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Anti-Pepco movement picks up steam

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Published on: Thursday, October 24, 2013

By Donna Broadway

BETHESDA - In 2012, the North American derecho knocked out power to 232,400 county residents and 50 of the county’s stoplights, and caused over 4,800 tons of debris in the county. It was the aftermath of the storm that caught Abbe Milstein’s attention. For over eight days, county residents were without power and many were under water restrictions.

“After the derecho hit last year, I was at a Barnes & Noble trying to power up my phone, and I had gone through a mental process of trying to understand why we didn’t have power and why after multiple calls to Pepco, I couldn’t get a response. People on my neighborhood pool lists were sending out emails about what was happening to them in regards to their lack of power, and that they didn’t have storage capacity for food, or they had medication that needed to be refrigerated, or that they had down power lines on their cars that when they contacted Pepco, they did nothing,” Milstein said. “In fact, multiple repeated calls to Pepco led us nowhere. There was a lot of frustration, anger and resentment, and I was sitting in the Barnes & Noble and I figured there had to be some people that were proactive with this issue and I felt immediately that this length of outage wasn’t a normal situation.”

After a week without power, Milstein, an attorney and stay-at-home mom, began an email list called Power Up Mont. The email list sends updates to its 300-plus subscribers every six to eight weeks with updates regarding power in the county. In December 2011, Pepco was fined over $1 million by the Power Service Commission for failing to properly maintain power lines, which the commission said led to prolonged outages for customers. Pepco did not challenge the fine.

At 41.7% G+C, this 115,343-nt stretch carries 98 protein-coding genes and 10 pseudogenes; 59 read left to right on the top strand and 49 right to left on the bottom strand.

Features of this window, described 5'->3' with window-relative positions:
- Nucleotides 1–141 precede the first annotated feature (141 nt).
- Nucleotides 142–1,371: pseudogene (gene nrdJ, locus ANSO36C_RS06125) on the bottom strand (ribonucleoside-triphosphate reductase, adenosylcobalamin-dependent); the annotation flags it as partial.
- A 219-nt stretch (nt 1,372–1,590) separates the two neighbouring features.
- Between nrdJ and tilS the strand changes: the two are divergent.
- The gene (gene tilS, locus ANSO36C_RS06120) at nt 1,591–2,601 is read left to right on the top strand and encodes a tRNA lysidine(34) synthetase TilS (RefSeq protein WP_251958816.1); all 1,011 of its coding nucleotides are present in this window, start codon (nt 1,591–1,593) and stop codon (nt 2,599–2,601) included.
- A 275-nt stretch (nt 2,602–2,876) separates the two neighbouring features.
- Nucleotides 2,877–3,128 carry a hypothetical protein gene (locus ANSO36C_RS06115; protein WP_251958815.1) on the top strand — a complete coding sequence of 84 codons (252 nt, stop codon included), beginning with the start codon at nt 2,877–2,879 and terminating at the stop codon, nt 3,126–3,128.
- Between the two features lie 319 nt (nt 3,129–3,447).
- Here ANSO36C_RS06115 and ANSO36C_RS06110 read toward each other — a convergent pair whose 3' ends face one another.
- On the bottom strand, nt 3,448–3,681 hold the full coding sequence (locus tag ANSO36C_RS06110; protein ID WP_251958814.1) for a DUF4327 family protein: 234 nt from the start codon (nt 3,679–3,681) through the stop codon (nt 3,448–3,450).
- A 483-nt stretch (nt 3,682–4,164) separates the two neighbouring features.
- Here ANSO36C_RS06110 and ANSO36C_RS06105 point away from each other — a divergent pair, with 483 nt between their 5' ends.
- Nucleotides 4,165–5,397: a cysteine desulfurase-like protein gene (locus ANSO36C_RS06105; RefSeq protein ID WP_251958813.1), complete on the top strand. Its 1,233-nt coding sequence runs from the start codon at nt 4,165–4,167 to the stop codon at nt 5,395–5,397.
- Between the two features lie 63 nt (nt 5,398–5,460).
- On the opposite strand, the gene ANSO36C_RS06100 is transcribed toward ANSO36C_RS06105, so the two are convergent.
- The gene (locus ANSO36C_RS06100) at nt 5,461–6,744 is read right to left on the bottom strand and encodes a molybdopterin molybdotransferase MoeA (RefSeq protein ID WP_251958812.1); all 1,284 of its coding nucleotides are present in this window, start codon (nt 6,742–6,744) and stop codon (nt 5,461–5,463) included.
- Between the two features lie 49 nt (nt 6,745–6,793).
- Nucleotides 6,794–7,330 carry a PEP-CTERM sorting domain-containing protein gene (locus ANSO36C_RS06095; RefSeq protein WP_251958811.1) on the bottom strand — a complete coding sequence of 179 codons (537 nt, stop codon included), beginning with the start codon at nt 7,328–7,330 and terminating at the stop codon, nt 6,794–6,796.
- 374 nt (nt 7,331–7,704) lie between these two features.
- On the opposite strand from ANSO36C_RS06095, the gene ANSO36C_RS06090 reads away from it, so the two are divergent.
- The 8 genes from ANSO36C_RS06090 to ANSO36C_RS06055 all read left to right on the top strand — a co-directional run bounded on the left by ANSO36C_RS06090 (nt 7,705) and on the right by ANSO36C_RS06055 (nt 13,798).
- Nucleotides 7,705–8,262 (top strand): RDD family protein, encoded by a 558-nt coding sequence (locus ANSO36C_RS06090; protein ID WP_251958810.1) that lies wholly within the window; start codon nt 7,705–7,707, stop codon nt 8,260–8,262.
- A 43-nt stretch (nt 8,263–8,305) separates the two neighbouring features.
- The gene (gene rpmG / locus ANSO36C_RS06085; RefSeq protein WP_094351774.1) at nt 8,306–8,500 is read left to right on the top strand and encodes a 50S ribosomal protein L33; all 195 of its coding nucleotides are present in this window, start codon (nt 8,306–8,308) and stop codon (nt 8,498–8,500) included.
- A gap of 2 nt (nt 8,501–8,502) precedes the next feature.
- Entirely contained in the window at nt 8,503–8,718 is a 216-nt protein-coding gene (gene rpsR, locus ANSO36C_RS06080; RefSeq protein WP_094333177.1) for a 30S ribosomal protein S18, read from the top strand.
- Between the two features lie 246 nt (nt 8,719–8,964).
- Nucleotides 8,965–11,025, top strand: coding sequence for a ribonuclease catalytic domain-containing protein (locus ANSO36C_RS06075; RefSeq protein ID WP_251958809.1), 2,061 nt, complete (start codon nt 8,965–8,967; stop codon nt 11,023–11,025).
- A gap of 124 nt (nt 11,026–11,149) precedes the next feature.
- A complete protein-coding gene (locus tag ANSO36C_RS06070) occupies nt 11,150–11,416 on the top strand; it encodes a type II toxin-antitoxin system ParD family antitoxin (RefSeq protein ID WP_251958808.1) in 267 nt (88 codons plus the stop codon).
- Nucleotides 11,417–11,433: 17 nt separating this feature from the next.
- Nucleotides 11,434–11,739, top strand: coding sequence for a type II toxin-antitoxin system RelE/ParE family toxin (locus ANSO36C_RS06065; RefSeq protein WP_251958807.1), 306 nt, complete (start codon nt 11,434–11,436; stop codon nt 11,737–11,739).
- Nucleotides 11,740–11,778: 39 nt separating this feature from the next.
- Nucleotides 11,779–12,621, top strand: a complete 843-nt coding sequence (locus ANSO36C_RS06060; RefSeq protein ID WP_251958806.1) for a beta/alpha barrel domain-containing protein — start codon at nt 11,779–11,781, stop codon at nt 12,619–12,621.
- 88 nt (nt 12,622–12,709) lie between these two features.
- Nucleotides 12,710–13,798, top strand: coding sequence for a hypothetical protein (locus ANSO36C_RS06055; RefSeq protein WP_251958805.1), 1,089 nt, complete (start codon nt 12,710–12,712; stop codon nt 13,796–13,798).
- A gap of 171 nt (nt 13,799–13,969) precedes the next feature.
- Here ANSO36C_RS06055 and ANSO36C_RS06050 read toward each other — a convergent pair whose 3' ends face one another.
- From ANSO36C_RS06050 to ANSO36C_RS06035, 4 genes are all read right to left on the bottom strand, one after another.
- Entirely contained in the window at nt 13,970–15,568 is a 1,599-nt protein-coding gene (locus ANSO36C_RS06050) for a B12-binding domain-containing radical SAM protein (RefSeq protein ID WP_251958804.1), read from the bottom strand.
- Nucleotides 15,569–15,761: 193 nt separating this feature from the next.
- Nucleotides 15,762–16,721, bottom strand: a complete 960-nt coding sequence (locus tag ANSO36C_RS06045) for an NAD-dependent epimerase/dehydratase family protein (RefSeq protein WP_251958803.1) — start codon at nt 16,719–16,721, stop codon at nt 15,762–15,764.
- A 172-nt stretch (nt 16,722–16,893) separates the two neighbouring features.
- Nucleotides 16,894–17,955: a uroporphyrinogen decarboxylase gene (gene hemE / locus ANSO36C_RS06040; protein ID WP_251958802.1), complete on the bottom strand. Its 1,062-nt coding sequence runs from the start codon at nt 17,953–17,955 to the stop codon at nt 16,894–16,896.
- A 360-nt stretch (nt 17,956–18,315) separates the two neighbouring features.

On Nov. 6, the organization will host an educational forum with the AARP at the Bethesda North Marriott Hotel and Conference Center. Milstein has invited state candidates running in the 2014 elections. So far, most of the District 16 Maryland General Assembly members have been invited and have confirmed their attendance, Milstein says, and other candidates have confirmed their attendance or will send senior staffers to the forum.

“One of the issues regarding reliable power in Montgomery County and Pepco’s poor service, stems from (the fact) that a lot of people in Annapolis who represent us don’t have a deep understanding about utility police regulation and the Power Service Commission, and how it operates and how their votes impact certain issues that affect utility rate payers, so we decided to hold a forum that would educate them,” Milstein said. “The idea came out of the last general assembly session where many of Montgomery County’s delegation voted for House Bill 89 and Senate Bill 8, which was a gas tracker that bypassed the Public Service Commissions process for rate making and went straight to the legislature. When we saw that happen, we thought it was important that legislatures understood the process of the Public Service Commission and what it means to make a rate case and set rates.”

Councilman Roger Berliner (D-1), who has been a vocal opponent of Pepco, has confirmed his attendance at the forum.

“I think we have finally gotten Pepco’s attention and I think Pepco is making greater efforts,” Berliner said.

Berliner said he has not been advised on if he will be speaking at the forum.

According to Berliner, if Montgomery County decides to switch from Pepco, the county is only allowed to do so only with the permission of the Maryland General Assembly.

To sign up for the Power Up Mont email list or to attend the Power Up Mont forum, email

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